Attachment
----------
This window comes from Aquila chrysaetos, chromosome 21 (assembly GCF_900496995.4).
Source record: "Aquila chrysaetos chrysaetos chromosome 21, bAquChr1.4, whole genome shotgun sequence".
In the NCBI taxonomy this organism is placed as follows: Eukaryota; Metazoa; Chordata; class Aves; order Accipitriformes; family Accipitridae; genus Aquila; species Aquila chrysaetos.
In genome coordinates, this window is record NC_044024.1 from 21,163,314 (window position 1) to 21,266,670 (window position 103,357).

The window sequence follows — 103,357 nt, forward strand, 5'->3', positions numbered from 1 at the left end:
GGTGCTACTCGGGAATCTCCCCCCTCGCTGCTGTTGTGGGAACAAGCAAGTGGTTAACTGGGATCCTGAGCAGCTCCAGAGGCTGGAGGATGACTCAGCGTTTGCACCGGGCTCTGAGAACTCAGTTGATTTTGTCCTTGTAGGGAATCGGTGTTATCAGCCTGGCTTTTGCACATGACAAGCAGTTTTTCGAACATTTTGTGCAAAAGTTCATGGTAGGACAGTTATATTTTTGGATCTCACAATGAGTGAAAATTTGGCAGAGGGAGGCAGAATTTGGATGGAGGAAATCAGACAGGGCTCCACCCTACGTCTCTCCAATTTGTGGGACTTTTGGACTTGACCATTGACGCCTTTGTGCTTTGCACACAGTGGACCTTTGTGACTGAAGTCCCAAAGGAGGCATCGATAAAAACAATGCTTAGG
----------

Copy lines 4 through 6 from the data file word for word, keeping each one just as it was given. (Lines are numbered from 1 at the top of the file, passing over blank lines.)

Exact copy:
In genome coordinates, this window is record NC_044024.1 from 21,163,314 (window position 1) to 21,266,670 (window position 103,357).

The window sequence follows — 103,357 nt, forward strand, 5'->3', positions numbered from 1 at the left end:
GGTGCTACTCGGGAATCTCCCCCCTCGCTGCTGTTGTGGGAACAAGCAAGTGGTTAACTGGGATCCTGAGCAGCTCCAGAGGCTGGAGGATGACTCAGCGTTTGCACCGGGCTCTGAGAACTCAGTTGATTTTGTCCTTGTAGGGAATCGGTGTTATCAGCCTGGCTTTTGCACATGACAAGCAGTTTTTCGAACATTTTGTGCAAAAGTTCATGGTAGGACAGTTATATTTTTGGATCTCACAATGAGTGAAAATTTGGCAGAGGGAGGCAGAATTTGGATGGAGGAAATCAGACAGGGCTCCACCCTACGTCTCTCCAATTTGTGGGACTTTTGGACTTGACCATTGACGCCTTTGTGCTTTGCACACAGTGGACCTTTGTGACTGAAGTCCCAAAGGAGGCATCGATAAAAACAATGCTTAGG